During a team conversation about the National Day for Truth and Reconciliation, our ESG Research Lead, Elvin Madamba, shared a profound reflection that truly depicted the significance of this day.

We found his words so powerful that we wanted to share them with you. We hope this text reaches your heart and leads you to your own learnings and reflections today.

“When the news broke out of the unmarked graves at the residential schools throughout Canada, of course, I was appalled. To be honest, I am still generally disappointed with the lack of swift accountability from governments, from churches. Particularly at this moment, I am disappointed that today, September 30, is not a widespread holiday. Sure, some offices are closed. But the fact that not everyone has this day to take some time to reflect, for me, cheapens the purpose of having a National Day for Truth and Reconciliation. Most folks would still continue on with their day as if any other working day. I urge everyone from this point to do better.

I hope we can reflect on how we can stand in solidarity with our Indigenous siblings, especially given our work in ESG and sustainability that rightfully should intersect with Indigenous rights, not just for today, but in everything we do. Actually, more important than ever is to look to the old wisdom of the original stewards as they know exactly what it means to be sustainable and to be responsible citizens of earth.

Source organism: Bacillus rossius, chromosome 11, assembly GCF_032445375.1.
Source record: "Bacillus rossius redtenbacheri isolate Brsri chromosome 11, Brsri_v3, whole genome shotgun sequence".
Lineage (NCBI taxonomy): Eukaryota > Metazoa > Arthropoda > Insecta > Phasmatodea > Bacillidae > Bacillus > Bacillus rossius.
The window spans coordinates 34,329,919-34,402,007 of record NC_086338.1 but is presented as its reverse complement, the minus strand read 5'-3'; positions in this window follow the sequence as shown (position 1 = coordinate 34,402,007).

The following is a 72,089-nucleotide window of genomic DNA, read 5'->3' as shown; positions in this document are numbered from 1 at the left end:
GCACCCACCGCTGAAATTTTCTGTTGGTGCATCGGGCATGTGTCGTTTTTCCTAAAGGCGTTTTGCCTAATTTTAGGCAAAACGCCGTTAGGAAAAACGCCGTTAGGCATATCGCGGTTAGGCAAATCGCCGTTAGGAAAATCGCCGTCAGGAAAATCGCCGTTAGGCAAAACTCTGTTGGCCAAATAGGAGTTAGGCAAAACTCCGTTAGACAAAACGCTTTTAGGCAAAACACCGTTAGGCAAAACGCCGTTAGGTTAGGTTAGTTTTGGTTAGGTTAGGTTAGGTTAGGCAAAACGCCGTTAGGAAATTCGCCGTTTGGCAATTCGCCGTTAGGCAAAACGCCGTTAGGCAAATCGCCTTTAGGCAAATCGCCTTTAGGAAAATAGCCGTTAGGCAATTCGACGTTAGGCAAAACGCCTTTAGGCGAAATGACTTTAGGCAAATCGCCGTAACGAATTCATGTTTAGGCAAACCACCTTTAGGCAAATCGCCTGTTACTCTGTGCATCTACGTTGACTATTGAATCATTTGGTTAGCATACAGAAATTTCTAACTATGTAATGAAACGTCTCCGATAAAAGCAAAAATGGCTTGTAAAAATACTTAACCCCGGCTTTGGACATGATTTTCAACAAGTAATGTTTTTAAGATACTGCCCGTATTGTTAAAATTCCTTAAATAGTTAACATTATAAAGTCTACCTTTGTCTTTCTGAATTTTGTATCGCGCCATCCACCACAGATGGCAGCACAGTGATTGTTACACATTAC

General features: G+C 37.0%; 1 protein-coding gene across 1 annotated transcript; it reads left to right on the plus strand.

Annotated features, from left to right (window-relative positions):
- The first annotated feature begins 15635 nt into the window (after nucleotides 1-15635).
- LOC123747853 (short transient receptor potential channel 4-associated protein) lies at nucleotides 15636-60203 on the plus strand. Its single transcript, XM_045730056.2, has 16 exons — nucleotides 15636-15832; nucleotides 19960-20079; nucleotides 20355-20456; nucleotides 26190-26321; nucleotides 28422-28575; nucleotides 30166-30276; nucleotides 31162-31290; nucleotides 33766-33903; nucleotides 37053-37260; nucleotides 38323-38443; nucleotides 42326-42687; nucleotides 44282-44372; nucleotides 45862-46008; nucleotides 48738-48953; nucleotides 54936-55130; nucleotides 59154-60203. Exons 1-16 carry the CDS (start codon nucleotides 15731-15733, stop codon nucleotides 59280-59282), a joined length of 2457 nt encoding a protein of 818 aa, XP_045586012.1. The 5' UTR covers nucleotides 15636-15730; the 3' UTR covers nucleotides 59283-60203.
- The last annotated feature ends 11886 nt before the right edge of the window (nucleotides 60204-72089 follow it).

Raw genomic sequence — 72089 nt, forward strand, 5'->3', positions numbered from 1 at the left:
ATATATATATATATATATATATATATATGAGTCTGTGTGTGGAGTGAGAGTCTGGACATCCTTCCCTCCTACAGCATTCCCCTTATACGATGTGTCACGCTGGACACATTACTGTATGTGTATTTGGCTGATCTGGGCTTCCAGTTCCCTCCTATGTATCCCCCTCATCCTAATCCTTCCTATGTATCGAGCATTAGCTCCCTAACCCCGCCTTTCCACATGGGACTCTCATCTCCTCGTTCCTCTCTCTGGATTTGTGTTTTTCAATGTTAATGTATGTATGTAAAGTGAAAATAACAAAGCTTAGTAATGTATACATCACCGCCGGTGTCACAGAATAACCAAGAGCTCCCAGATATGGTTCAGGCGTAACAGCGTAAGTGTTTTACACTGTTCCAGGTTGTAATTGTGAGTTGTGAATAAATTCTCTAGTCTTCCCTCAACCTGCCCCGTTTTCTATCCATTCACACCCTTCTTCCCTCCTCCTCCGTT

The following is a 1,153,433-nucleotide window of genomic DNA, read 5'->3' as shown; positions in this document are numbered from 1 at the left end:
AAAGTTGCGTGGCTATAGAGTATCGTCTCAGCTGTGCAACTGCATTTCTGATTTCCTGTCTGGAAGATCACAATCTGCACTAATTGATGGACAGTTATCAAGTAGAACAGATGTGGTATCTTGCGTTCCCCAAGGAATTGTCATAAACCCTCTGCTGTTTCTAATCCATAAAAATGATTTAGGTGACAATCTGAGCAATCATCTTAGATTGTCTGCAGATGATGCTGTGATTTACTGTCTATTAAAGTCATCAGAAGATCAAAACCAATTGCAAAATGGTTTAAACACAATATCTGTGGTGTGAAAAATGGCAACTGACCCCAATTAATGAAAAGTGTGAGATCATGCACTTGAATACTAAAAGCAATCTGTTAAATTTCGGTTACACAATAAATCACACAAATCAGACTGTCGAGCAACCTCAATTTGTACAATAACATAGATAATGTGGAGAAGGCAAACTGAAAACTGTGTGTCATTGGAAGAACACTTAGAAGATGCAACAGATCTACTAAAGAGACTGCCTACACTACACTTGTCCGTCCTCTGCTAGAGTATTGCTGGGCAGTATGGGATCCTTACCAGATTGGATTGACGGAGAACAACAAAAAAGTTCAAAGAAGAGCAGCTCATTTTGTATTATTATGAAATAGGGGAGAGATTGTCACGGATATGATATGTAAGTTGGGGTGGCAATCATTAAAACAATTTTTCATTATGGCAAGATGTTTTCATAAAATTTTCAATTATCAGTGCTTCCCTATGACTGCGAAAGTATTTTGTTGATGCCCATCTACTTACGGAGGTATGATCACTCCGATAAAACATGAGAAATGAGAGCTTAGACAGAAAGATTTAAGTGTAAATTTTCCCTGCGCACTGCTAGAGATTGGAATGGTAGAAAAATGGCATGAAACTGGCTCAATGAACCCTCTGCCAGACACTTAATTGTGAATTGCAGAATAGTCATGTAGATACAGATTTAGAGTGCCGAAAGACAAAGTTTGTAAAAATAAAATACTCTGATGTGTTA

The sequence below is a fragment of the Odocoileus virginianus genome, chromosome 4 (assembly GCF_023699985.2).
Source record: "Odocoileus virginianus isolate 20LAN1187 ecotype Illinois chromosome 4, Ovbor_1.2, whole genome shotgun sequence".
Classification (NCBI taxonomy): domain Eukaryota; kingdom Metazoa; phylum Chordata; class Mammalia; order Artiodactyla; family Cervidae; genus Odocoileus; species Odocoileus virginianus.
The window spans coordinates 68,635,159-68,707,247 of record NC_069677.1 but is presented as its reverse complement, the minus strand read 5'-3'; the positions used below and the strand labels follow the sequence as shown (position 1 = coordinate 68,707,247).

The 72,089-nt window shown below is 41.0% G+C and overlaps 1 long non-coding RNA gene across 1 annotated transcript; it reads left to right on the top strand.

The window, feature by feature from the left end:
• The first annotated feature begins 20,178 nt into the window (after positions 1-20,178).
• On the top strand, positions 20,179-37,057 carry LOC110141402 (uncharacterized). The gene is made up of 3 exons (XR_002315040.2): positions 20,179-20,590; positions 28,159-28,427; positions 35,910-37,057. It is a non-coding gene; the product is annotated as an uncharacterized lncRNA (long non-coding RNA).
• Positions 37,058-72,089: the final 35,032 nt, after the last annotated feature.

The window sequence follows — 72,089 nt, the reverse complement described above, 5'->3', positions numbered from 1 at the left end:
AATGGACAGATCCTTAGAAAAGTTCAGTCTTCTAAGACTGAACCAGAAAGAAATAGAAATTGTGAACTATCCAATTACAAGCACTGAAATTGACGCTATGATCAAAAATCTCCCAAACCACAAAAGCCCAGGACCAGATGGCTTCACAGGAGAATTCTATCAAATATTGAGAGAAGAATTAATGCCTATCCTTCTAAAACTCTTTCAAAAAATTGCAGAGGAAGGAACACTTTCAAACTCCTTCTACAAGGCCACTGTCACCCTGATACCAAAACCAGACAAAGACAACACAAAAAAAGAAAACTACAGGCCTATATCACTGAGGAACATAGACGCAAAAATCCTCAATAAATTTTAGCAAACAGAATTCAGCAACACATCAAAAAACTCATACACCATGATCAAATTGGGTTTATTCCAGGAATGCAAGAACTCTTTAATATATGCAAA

We all have our weight to bear as settlers in their land and it is definitely a complex issue for me – being an immigrant in this country, I know what it feels like to be displaced from where you’re from, but at the same time, I am participating in the displacement. It is an ongoing education, but some immediate recommendations that have helped me, which I gleaned from my professor at Waterloo, Dr. Amelia Clarke:

– Have a read/skim if you must the Truth and Reconciliation Commission’s (TRC) Calls to Action
– Read/skim the United Nations Declaration on the Rights of Indigenous Peoples (UN DRIP)
– See – UN-REDD Programme. (2013). Guidelines on Free, Prior, Informed Consent (FPIC). Geneva, Switzerland: UN-REDD.
– Read p. 8-10, 16, 18-20 to get a better understanding of FRIC

Some questions to help guide your reflection:

  1. When you consider the widespread abuse that happened to these innocent children, when you attempt to comprehend the significant loss of life that occurred for years in the residential school system, what is your initial reaction?
  2. What emotions are you feeling right now?
  3. What are some tangible things you can do within your own family, your own church or your own community?
  4. Are there action steps that you can think of in educating yourself further about the significant loss of life of Indigenous children? How can you involve others in this learning process?”

Lastly, we encourage everyone to join the Secwépemc Honour Song at 5:15 PM ET, traditionally sung at Secwépemc gatherings. Streaming available on CBCNews.ca


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